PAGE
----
I have approached this problem the only way I know.  I have been programming software solutions since the mid 1990s.  Object Oriented Programming shares a striking resemblance to the way that our universe functions.  What is strange is that when you really think about it, the universe really is very similar to the Matrix.  It all begins with the fundamental equations and constants.  We have constants in programming and in the universe — Gravity, Speed of Light, Planks Constant.  We have variables: mass, energy, acceleration.  We have a toolbox of elementary particles, or objects, to build from: strings, quarks, nucleus, protons, electrons.  We have functions assigned to each of the objects we build: attract, repel, fuse.

As a programmer and software architect, it would be silly for me to think if I just throw a bunch of code together it will just work.  There must always be a design.  Even the simplest life-form, or program, is a symphony of interactions that allow the life-form to exist.  Then the question becomes, “Who’s design?”

If you strip away the layers of dogma we’ve created for ourselves, it comes down to two simple concepts: Either there is a design, or there isn’t.  The “intelligent design” we have assigned to God, because we as humans must anthropomorphize  that which we revere.  With the multitudes of possibilities of configuration, it would be silly for me to say that the design comes from something that has been humanized.  God, in my opinion, is most likely something we cannot at all comprehend, because we are very limited in our experience and understanding of the universe.  The entirety of human history hasn’t even been a twinkle in the eye of the Universe.  We are only just getting started.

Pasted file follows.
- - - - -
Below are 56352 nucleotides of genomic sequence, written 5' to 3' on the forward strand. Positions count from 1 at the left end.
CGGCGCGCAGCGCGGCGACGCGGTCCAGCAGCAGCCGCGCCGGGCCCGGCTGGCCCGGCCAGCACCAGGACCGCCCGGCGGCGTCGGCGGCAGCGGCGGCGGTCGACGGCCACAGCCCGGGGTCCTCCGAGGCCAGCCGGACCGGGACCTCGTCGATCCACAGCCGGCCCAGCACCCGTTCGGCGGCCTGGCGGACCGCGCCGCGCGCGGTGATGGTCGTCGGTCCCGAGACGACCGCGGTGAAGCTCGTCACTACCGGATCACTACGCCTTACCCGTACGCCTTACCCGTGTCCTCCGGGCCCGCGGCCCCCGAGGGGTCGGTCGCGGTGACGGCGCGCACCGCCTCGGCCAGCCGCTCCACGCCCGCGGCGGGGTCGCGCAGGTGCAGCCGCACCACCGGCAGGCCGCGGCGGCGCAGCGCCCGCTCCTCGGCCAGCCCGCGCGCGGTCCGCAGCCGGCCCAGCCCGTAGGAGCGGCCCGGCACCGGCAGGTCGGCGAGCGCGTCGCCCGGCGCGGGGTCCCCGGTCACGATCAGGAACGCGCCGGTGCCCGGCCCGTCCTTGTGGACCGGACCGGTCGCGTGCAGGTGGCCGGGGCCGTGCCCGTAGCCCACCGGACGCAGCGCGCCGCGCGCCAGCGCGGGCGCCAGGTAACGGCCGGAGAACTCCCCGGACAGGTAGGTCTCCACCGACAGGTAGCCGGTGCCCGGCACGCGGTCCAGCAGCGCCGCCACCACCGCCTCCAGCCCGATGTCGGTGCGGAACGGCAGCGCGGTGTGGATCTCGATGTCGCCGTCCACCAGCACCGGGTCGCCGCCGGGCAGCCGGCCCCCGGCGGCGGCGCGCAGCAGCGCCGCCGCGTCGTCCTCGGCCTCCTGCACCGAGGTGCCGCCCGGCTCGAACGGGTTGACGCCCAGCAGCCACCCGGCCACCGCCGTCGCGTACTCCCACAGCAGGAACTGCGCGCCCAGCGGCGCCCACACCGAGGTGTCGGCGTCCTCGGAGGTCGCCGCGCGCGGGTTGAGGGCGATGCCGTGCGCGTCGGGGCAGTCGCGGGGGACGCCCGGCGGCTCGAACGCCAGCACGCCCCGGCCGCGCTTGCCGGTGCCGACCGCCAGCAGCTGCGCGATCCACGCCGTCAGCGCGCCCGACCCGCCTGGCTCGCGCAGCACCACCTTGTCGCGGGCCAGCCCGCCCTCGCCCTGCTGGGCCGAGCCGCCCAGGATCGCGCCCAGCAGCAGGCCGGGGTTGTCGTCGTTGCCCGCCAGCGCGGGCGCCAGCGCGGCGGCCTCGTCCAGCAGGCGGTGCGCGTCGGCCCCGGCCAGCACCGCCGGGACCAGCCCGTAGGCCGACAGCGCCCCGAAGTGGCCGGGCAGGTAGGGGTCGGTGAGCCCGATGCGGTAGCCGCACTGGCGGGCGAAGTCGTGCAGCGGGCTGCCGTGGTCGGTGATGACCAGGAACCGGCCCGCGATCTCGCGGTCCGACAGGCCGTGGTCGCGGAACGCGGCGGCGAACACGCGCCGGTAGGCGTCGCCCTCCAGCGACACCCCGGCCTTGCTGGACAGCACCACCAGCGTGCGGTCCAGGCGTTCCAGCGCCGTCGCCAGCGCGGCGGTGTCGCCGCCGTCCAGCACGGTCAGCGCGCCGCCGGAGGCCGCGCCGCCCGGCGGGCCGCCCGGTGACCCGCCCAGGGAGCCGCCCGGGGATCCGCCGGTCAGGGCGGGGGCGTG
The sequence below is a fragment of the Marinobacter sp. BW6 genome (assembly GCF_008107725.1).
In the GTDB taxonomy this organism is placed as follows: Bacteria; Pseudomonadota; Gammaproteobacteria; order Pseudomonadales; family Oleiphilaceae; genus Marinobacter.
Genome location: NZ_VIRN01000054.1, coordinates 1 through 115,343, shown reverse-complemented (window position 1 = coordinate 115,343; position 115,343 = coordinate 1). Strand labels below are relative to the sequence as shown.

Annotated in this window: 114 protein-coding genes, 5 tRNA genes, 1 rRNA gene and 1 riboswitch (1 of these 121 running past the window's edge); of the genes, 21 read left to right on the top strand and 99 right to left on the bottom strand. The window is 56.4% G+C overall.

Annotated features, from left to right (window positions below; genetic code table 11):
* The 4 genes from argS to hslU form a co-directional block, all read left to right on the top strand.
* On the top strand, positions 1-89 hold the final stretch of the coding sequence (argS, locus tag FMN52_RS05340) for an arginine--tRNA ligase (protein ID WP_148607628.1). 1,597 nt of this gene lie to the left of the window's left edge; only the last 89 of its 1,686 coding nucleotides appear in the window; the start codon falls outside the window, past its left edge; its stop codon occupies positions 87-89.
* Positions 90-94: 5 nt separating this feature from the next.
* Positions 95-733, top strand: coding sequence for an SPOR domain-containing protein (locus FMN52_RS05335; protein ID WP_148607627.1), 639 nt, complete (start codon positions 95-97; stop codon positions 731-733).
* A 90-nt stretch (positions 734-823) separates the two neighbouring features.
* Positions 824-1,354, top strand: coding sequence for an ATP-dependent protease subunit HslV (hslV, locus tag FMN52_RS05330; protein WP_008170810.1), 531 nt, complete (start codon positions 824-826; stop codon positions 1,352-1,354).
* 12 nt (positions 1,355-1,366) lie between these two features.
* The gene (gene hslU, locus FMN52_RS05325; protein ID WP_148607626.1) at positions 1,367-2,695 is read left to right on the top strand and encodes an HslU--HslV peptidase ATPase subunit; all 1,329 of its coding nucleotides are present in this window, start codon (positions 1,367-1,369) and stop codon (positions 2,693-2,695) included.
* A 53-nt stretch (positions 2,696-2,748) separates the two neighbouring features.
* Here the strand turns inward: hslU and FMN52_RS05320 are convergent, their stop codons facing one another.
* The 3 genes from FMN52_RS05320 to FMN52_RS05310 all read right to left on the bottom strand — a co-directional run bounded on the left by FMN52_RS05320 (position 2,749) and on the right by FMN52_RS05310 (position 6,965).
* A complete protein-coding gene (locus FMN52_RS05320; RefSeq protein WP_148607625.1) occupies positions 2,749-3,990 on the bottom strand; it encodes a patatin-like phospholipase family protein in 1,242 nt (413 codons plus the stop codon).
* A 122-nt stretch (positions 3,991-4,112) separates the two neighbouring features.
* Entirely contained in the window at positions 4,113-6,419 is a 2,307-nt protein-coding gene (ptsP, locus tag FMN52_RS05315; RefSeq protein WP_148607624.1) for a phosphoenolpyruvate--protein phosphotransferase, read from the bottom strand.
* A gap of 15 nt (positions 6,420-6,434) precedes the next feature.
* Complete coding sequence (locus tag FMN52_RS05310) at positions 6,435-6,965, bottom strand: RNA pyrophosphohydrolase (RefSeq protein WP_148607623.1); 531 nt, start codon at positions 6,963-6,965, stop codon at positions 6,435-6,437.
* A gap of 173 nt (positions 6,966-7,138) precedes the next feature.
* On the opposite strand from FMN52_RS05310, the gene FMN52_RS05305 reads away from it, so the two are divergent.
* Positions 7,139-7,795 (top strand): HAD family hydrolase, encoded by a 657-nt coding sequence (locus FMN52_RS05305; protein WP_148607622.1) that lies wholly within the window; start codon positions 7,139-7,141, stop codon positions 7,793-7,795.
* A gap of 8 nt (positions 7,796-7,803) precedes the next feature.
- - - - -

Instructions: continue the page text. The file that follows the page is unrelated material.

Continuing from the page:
Looking back to the sun we see that its function is not only to provide use with the energy we need to survive, but through complex interactions, its creates the very stuff we are made of.  This one fact is something that a great many people simply do not understand.  Every thing you are made of came as the result of the fusion happening in stars, and stars that have long since died.  The carbon, the iron, the oxygen we breathe, all came from the death of a star.  Even new stars are formed from the death of other stars.  But the sun is not god, as we learned long ago.  So where do we even start to look for the design?

That is an enormous amount of information to grock in one sitting.  I will continue this article, after the holidays.  I hope you return to read the rest, and provide critique of my conclusions.

 

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Michael Hibbard

I am a writer of dark fantasy and southern gothic literature

2 thoughts on “A Programmer’s View of Religion and the Universe [Part 1]”

  1. Great article. I’ve enjoyed this contribution. Its nice to see every questions answered in a blog post like this. I will add this post on my blog and link to it. Thanks for a clear informative post, I’ve learned a lot. I hope to see videos though as I can be A.D.D and reading articles is not my favorite thing to do online. So what I do sometimes is just print the whole thing and read offline.